Crown jewels that form the centerpiece of the royal coronation


The Crown Jewels are the centerpiece of the royal coronation and symbolize the splendor of the British monarchy through the ages.

The Imperial State Crown

The crown was ordered in 1937 for the coronation of King George VI.

Used for formal events such as the opening of parliament, Queen Elizabeth II wore it after her coronation ceremony.

The crown bears 2,868 diamonds, 269 pearls, 17 sapphires and 11 emeralds.

It weighs 1,060 grams (2.3 pounds) and is 31.5 centimeters (12.4 inches) tall.

The second largest stone cut from the Cullinan Diamond – the largest diamond ever mined – adorns the front.

The Sovereign’s Scepter

A golden rod with a globe, cross and dove at the top, the design of the scepter symbolizes the Christian Holy Spirit.

It is associated with the pastoral role of the monarch towards the people.

It weighs 1150 grams and is 110.2 centimeters long.

The Sovereign’s Scepter

The scepter represents the temporal power and good governance of the monarch and complements the spiritual power symbolized by the Sovereign Scepter with cross.

It weighs 1170 grams and is 92.2 centimeters long.

The largest colorless cut diamond in the world, the Cullinan I, reigns at the top. It weighs 106 grams and is known as the “First Star of Africa”.

Due to the weight of the diamond, the scepter had to be strengthened in 1910.

The Orb of the Sovereign

The sphere represents the power of the monarch and the Christian world.

The gold piece is surrounded by a band of diamonds, emeralds, rubies, sapphires and pearls and crowned with amethyst and a cross.

It is 27.5 centimeters high and weighs 1320 grams.

The Golden Ampulla

The eagle-shaped vessel contains the consecrated oil used in coronation ceremonies.

The eagle’s head comes off to allow oil to be poured into the barrel.

The design is based on a legend that the Virgin Mary appeared to the medieval English saint Thomas Becket and presented him with a golden eagle and oil to anoint future English kings.

It weighs 660 grams and measures 20.7 x 10.4 centimeters.

the traces

Gold, leather, velvet and gold thread make up one of the oldest parts of Britain’s royal coronation attributes.

The use of spurs to represent knighthood in coronations dates back to the coronation of Richard I in 1189.

Spurs were traditionally attached to the king’s feet during coronation ceremonies, but were presented and placed on the altar to queens.

The Cullinan Diamond

It was the largest diamond ever mined when it was discovered in South Africa in 1905, weighing 621 grams in its uncut state.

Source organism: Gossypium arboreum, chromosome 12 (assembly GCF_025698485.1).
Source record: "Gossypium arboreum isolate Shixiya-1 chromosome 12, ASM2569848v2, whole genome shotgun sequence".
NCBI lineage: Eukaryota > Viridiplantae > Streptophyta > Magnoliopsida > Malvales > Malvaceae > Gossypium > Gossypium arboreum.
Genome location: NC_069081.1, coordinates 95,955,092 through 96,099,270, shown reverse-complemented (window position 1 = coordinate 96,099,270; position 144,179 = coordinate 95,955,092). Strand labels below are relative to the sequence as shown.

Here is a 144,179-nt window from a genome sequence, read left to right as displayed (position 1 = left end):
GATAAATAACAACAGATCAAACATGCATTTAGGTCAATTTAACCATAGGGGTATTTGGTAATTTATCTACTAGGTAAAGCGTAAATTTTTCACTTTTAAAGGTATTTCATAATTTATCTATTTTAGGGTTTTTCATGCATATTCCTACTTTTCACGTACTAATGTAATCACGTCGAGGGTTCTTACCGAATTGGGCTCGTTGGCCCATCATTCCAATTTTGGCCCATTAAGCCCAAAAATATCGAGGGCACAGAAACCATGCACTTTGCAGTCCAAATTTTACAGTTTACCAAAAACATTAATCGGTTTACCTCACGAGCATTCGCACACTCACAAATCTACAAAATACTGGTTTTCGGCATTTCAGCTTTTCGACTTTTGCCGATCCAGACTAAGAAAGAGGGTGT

The government of Transvaal gifted it to King Edward VII on his 66th birthday in 1907 as a gesture of reconciliation after the Second Boer War (1899-1902).

Three Asschers employees from Amsterdam worked 14 hours a day for eight months to cut and polish nine large stones from the original gemstone.

When workers started cutting the diamond, the first blow broke the blade instead of the diamond.

St Edward’s Crown

Crown jeweler Robert Viner made it in 1661 for the coronation of King Charles II, after the previous medieval crown had been melted down in 1649 by Parliamentary rebels during the English Civil War.

Monarchs did not wear the solid gold crown at coronation ceremonies for more than 200 years because it was too heavy.

It weighs 2,040 grams and is 30.2 centimeters high.

coronation ring

The ring dates from the coronation of King William IV in 1831.

Queen Victoria did not wear it for her coronation in 1838 because her fingers were too small.

Purple rug from estate

Twelve seamstresses from the Royal School of Needlework took 3,500 hours to make it.

The robe is made of silk and embroidered with the figure of the monarch, wheat ears and olive branches.

– The Stone of Scone –

Also known as the “Stone of Destiny”, it is the ancient symbol of the Scottish monarchy.

The sandstone slab weighs 152 kilograms (335.1 pounds).

The English King Edward I seized it in 1296 and took it to the throne at Westminster, London.

Scottish nationalists stole it from London’s Westminster Abbey in 1950 and later reappeared in Arbroath Abbey, Scotland. It was formally returned to Scotland in 1996.

The stone will not leave Scotland until a coronation at Westminster Abbey.

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